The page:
If you rummage through Mitsubishi’s lineup, you’ll notice something missing – a sports car. Well, it’s missing anything sporty, really. The , the early 90s Japanese sports car that made even Ferrari nervous, packed power and advanced, for the time, technology, and it barely made it into the new millennia. The front-wheel-drive Eclipse survived a bit longer, but now the automaker uses the name on a crossover. With Japanese automakers beginning to churn out new sports cars – ahem, Supra – a slew of new renderings reimagines the 3000GT for today as the 4000GT.
One of the starkest differences between the original and the rendering is a move away from the smoother surfaces and lines that defined 90s sports cars. The 4000GT features hard, sharp creases and pronounced wheel arches. Another change the artist made was to the front and rear overhangs. The 3000GT featured equal-length overhangs, but the 4000GT shortens the rear and extends the front, giving the coupe a long hood and a sportier look.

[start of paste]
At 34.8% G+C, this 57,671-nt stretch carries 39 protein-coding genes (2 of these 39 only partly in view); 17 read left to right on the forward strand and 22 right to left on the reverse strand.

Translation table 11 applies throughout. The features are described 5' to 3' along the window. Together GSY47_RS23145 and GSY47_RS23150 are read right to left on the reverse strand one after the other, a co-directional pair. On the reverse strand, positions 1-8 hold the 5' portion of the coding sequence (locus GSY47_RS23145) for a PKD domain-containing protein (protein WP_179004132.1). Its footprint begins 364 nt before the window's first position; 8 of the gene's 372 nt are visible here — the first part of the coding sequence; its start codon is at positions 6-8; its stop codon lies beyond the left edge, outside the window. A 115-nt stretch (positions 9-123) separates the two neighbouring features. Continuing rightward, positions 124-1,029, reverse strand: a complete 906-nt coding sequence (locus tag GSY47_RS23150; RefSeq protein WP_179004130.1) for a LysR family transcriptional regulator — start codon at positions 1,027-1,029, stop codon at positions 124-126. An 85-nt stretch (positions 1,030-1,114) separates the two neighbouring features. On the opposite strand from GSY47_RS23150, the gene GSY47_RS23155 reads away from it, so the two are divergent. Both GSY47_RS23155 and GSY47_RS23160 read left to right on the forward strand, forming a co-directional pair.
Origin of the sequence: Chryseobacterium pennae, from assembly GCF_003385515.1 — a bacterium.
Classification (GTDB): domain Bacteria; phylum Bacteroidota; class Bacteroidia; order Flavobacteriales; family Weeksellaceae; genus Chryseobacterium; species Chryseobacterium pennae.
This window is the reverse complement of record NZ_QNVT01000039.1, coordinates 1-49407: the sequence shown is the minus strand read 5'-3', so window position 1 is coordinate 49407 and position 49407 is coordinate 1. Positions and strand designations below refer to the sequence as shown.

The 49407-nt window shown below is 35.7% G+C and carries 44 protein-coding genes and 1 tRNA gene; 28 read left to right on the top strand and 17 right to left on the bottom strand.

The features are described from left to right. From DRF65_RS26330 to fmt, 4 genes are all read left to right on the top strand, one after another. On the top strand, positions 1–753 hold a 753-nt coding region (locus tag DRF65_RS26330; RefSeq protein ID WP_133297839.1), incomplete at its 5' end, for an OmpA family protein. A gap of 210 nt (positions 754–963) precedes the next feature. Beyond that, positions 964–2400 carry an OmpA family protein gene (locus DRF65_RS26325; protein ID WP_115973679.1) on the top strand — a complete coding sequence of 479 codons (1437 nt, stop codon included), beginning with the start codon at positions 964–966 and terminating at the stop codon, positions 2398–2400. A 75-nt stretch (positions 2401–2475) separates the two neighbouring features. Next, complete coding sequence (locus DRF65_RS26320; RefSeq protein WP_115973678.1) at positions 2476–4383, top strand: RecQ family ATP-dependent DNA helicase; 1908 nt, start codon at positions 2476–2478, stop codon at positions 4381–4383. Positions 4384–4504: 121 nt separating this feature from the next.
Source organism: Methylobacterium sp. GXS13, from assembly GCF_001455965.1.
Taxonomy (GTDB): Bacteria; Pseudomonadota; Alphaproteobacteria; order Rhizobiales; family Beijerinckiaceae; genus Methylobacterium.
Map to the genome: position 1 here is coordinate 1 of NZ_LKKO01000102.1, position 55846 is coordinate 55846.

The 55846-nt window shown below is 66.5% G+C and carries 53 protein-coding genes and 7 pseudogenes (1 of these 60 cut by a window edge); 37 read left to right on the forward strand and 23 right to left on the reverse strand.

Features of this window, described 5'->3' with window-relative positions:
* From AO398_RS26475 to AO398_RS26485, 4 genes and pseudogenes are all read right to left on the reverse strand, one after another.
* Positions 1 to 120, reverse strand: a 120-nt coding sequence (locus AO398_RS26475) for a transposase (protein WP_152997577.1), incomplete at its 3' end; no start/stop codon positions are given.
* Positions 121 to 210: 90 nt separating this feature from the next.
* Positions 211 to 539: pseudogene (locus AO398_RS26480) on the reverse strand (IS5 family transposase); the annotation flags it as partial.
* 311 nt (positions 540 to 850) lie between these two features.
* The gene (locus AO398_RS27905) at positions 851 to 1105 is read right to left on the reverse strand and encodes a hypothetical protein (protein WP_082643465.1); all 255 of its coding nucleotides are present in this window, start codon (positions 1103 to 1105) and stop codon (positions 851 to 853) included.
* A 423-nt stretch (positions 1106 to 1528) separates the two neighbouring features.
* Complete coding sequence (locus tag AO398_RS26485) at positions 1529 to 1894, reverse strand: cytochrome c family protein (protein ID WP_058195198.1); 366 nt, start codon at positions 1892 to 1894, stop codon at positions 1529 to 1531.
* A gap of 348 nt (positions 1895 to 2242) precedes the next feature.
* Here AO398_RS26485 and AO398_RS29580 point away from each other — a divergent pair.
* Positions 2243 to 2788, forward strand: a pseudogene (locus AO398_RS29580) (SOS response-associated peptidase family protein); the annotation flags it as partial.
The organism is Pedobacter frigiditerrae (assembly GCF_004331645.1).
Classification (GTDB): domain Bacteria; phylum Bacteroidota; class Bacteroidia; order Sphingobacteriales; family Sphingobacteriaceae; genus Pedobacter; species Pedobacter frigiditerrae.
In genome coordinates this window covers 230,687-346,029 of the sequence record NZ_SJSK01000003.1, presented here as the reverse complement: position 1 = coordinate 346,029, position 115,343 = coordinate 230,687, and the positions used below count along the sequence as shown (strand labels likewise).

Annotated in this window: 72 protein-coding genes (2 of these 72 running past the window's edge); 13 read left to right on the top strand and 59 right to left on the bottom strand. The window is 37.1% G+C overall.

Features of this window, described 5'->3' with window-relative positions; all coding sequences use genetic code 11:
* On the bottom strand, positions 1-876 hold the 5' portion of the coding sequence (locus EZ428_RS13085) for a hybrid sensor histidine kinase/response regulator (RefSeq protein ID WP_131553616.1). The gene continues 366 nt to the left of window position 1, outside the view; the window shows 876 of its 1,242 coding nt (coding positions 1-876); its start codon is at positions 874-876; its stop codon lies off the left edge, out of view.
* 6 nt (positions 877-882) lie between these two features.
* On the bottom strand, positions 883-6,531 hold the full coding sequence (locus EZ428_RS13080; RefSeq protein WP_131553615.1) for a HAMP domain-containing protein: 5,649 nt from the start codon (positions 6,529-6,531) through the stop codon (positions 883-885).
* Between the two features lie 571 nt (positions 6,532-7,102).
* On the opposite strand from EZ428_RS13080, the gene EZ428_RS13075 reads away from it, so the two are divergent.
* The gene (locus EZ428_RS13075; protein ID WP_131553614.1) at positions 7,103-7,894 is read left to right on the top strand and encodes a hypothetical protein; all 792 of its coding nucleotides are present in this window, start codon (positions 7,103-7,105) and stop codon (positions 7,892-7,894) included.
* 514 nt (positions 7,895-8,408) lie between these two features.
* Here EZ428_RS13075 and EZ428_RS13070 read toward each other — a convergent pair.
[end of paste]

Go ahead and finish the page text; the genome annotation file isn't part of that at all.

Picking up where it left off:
While the artist rejiggers the car’s proportions, the front- and rear-end designs stay a bit truer to the car’s original style. The front features pop-up headlights and what looks like a full-width daytime running light that replaces the 3000GT’s design that connected the front bumper indicator lights. The rear is a bit different with the separate taillight elements replaced by a full-width design. The high-mount brake light hanging below the tall, wide, fender-arching wing, is a wonderful touch.
Gallery: Mitsubishi 4000GT Rendering
If you haven’t heard, Mitsubishi isn’t doing well right now. The Alliance it’s a member of, along with Renault and Nissan, announced late last month a new roadmap that should help the companies reduce competition amongst themselves while focusing on products and markets where these brands do best. For Mitsubishi, that’s not Japan and the US. Instead, it’ll likely pull back from those markets, reducing the chances of the automaker ever resurrecting the 3000GT for today.